They did whatever was assigned
To produce a victory.

Some came back; some didn’t.
They defended us everywhere.
Some saw combat; some rode a desk;
All of them did their share.

No matter what the duty,
For low pay and little glory,
These soldiers gave up normal lives,
For duties mundane and gory.

Let every veteran be honored;
Don’t let politics get in the way.
Without them, freedom would have died;
What they did, we can’t repay.

We owe so much to them,
Who kept us safe from terror,
So when we see a uniform,
Let’s say "thank you" to every wearer.

Wednesday, November 10, 2010

Counselor Meeting

I have scheduled a meeting with my counselor at school this Thursday, to determine how many more gen. ed. class credits I need to fulfill prior to graduating in May of 2013.  I'm kinda scared, because for the past two summers I've taken classes and was hoping to take this summer off from classes and maybe becoming a volunteer at the hospital here in town.  If my counselor suggests taking classes this summer, I think I'm going to cry. 

I'm getting fried as far as school goes.  Having 2-3 weeks off between semesters is one thing, but oh how nice it would be to have a couple months off especially in the summer.  Where all I have to worry about is putting in my 24 hours of work each week and then come home and really enjoy my family and my off time.  A girl can dream can't she??

Monday, November 8, 2010

Hell explained

This was given to me via email, but I thought it was great that I chose to share it on my blog... haha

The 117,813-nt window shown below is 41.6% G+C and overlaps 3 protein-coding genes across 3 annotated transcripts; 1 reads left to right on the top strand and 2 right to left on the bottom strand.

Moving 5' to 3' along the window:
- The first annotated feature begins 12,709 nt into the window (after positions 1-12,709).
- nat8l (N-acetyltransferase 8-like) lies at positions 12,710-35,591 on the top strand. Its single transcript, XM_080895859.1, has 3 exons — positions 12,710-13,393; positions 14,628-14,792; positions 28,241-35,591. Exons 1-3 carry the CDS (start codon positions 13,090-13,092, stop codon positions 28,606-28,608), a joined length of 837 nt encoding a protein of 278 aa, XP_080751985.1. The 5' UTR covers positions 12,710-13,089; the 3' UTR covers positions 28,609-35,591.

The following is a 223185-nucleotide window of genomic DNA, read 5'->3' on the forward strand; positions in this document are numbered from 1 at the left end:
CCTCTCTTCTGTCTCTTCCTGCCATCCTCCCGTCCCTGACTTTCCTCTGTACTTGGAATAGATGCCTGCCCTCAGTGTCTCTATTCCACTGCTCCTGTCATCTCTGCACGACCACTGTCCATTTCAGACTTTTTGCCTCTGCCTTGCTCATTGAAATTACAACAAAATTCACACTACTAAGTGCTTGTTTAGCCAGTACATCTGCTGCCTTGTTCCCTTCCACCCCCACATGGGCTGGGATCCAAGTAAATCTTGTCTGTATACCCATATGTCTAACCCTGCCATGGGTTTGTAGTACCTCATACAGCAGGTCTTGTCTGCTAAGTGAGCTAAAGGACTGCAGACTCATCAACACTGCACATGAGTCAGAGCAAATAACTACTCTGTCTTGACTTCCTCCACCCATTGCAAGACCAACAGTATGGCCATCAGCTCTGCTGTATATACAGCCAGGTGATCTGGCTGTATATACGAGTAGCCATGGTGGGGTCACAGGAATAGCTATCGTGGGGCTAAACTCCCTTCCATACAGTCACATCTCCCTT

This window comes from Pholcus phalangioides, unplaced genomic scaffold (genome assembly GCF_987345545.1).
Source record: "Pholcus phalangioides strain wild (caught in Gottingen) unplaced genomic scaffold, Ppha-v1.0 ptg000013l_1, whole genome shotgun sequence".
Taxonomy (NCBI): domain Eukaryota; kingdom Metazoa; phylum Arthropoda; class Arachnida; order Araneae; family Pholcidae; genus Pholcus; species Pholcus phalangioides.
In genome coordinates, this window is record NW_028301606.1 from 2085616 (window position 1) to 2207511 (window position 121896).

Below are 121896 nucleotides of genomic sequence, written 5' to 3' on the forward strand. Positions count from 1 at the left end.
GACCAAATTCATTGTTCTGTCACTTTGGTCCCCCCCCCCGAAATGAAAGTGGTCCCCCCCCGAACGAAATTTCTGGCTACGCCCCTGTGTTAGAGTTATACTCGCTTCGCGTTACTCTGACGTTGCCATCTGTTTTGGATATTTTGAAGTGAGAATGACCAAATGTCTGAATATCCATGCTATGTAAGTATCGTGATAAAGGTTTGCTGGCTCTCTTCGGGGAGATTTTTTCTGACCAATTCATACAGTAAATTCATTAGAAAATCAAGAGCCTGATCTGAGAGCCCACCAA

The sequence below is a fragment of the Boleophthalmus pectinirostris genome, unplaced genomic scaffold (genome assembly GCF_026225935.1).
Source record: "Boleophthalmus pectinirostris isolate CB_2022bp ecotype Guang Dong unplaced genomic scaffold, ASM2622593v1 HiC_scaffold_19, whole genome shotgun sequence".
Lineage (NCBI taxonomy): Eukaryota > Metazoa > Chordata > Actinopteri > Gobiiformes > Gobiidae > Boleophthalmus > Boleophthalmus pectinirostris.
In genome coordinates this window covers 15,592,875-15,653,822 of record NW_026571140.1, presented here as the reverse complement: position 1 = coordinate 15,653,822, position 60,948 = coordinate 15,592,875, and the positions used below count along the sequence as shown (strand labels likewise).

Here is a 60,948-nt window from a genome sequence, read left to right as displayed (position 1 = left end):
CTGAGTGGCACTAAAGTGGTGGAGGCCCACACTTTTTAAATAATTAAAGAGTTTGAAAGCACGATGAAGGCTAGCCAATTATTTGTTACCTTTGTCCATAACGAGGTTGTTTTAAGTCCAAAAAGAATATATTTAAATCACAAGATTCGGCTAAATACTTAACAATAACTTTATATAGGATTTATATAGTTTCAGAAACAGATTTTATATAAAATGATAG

HELL EXPLAINED BY CHEMISTRY STUDENT The following is an actual question given on a University of Washington chemistry mid term. The answer by one student was so 'profound' that the professor shared it with colleagues, via the Internet, which is, of course, why we now have the pleasure of enjoying it as well :
Question: Is Hell exothermic (gives off heat) or endothermic (absorbs heat)?
Most of the students wrote proofs of their beliefs using Boyle's Law (gas cools when it expands and heats when it is compressed) or some variant. One student, however, wrote the following: First, we need to know how the mass of Hell is changing in time. So we need to know the rate at which souls are moving into Hell and the rate at which they are leaving. I think that we can safely assume that once a soul gets to Hell, it will not leave. Therefore, no souls are leaving. As for how many souls are entering Hell, let's look at the different religions that exist in the world today. Most of these religions state that if you are not a member of their religion, you will go to Hell. Since there is more than one of these religions and since people do not belong to more than one religion, we can project that all souls go to Hell. With birth and death rates as they are, we can expect the number of souls in Hell to increase exponentially. Now, we look at the rate of change of the volume in Hell because Boyle's Law states that in order for the temperature and pressure in Hell to stay the same, the volume of Hell has to expand proportionately as souls are added.
This gives two possibilities:
1. If Hell is expanding at a slower rate than the rate at which souls enter Hell, then the temperature and pressure in Hell will increase until all Hell breaks loose.
2. If Hell is expanding at a rate faster than the increase of souls in Hell,then the temperature and pressure will drop until Hell freezes over. So which is it?